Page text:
George R.R. Martin’s fantasy novels-turned-acclaimed television series Game of Thrones has gone from a series of nerdy, long fantasy books with a small cult following to a pop culture multi-media universe. There’s a lot to love about Game of Thrones, and it also receives a vast majority of its criticism due to the near-constant gratuitous violence, sexual encounters (including a fair amount of rape), race representations, and cruel treatment of characters in general. Yet Game of Thrones, for all its social downfalls, excels in a category often lacking in other contexts: perhaps more than any other series that has ever reached the same status among popular culture, the portrayal of disability in Game of Thrones is front and center. There are many types of disability involved, ranging from the beloved Tyrion Lannister’s dwarfism to Varys’ missing genitals to Hodor’s intellectual disability. Other characters fall into disability at different points: early on, Brandon “Bran” Stark becomes paralyzed from the waist down; his sister Arya is magically induced into temporary blindness, Maester Aemon becomes fully blind in his old age, and the knight Jamie Lannister loses his hand (his sword hand, no less!). There are characters with a variety of inherited physical deformities (Shireen Baratheon’s “greyscale”) and disabilities acquired as a result of war and/or corrupt leaders (the executioner Ilyn Payne’s tongue is intentionally removed to render him speechless). Even the Mother of Dragons, Khaleesi Daenerys Targaryen, frequently brings up her infertility and Samwell Tarly is obese, which can both fall under the category of disability, though to many viewers unacquainted with disability studies, it may not seem so.
The variety of disability present on Game of Thrones is a little overwhelming when compared to most modern literature or TV series, but where the series really excels is its ability to focus on so much more than disability without losing the crucial narratives of the disabled characters. Tyrion transforms over and over again, always bearing the social stigma of being a dwarf: he becomes the Hand of the King, a soldier, a traitor and outlaw falsely accused of murdering King Joffrey, and then finally Hand of the Queen (we’ll have to see where season seven leaves him). Likewise, Bran goes from royalty to a wise yet homeless boy, and then becomes the next three-eyed raven: a sage-like character who can see into the past and visit people in their dreams. Bran and Tyrion’s growth and development as characters does not render their disabilities invisible, nor does it rely too heavily on their disabilities as conduits to drive the narrative forward and does not fall prey to the trap where disability is represented as a plot device instead of part of a character’s identity.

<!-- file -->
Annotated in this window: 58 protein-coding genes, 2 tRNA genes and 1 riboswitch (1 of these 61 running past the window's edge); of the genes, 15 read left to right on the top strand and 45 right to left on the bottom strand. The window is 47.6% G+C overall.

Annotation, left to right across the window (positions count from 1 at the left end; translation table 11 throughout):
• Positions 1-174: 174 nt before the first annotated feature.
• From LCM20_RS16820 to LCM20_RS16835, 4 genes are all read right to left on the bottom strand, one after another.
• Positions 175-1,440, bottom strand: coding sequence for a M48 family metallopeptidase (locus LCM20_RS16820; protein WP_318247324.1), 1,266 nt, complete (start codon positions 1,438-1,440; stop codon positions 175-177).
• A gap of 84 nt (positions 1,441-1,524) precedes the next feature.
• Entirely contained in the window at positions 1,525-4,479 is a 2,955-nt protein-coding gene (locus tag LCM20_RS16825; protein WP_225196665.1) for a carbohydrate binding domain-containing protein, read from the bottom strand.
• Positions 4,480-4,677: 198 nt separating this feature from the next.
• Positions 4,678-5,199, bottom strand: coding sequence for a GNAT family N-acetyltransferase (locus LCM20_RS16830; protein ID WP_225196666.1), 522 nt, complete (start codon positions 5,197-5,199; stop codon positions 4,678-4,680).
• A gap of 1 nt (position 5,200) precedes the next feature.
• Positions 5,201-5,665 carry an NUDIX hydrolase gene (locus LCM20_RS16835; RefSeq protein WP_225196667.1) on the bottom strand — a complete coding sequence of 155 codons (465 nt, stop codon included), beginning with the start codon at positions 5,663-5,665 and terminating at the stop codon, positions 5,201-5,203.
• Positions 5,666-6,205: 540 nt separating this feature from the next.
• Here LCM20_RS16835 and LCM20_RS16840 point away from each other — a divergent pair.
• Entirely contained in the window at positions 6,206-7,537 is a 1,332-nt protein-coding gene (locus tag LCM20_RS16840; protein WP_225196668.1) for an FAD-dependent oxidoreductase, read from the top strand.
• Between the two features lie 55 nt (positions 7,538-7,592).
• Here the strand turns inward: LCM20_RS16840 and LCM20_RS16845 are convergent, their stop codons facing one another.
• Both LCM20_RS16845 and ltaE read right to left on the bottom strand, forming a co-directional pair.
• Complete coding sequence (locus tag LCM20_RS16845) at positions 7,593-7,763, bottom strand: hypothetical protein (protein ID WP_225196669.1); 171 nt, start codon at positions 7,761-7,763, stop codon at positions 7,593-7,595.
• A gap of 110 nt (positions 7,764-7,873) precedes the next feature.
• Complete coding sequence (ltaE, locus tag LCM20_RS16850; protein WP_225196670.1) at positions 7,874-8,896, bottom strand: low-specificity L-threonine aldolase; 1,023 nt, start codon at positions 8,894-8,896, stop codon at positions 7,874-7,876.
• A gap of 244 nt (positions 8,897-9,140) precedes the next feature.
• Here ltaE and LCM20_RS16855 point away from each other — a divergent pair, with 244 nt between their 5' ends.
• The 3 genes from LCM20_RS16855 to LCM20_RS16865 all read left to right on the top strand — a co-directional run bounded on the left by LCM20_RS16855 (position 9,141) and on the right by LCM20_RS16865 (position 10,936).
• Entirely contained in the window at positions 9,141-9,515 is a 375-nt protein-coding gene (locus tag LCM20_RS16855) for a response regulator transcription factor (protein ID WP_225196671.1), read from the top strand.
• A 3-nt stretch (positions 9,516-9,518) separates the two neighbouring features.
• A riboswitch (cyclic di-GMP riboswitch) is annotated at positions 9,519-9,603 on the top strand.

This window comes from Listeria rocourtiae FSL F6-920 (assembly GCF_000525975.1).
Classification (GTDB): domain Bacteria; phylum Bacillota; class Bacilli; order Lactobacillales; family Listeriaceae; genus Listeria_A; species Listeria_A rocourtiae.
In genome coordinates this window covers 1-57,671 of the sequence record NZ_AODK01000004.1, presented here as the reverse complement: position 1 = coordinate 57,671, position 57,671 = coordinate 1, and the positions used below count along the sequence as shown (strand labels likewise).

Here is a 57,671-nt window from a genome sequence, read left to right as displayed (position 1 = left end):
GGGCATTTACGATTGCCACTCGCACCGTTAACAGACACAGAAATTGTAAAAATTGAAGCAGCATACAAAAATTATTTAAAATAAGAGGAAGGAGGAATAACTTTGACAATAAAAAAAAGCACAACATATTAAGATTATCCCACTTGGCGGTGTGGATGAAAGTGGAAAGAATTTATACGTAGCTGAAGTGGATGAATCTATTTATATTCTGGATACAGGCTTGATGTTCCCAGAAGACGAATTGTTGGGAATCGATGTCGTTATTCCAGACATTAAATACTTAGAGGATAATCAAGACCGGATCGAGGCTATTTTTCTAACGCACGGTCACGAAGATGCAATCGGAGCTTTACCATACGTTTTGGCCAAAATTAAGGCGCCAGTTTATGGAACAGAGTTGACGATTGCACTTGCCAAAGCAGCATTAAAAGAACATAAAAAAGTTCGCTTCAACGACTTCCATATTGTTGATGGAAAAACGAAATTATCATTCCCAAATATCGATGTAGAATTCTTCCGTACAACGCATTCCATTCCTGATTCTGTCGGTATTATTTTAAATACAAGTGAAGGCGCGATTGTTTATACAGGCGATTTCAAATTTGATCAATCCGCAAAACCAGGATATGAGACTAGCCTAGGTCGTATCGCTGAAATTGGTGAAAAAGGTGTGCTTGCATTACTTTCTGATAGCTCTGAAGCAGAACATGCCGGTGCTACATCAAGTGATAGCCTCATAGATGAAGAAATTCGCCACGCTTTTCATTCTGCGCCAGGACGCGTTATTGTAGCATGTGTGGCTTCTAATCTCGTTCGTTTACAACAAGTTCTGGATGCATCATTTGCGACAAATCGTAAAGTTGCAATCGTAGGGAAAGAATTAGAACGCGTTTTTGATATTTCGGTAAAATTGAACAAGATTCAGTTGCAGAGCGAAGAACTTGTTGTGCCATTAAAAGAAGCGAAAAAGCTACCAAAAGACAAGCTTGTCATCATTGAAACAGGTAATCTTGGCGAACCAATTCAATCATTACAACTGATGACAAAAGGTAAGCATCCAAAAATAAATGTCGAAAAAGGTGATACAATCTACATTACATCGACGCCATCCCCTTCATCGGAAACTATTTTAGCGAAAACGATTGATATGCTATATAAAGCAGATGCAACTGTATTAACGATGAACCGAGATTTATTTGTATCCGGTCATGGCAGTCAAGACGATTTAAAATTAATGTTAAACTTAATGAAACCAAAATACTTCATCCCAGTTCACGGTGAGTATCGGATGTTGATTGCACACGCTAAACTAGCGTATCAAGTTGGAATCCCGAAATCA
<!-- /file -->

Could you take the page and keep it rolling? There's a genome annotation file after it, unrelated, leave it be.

Unlike many other cultural identities which are absent from popular literature and media, disability is present, but often in a way which marginalizes the disabled experience. These representations perpetuate ideas of needing to be “fixed” by presenting disability as a problem, and also uses disability as an “opportunistic metaphorical device”; the disability is used to propel the storyline, thereby neglecting the character’s relationship to their disability and the value that disability has as an identity. We see this happen, for example, when villains become evil because of some deformity or disabling problem. For the villain’s characterization to make sense, there needs to be a reason for this character to react in such a way as to be the antagonist, so disability is slapped on as a stock trait to create a motive for a villain. As disability scholar Paul Longmore writes about the portrayal of disability in popular media representations, “Deformity of body symbolizes deformity of soul.” The metaphorical significance of a disability creates enough of a connection in our brains for us to overlook the disability and only see the associated stigma.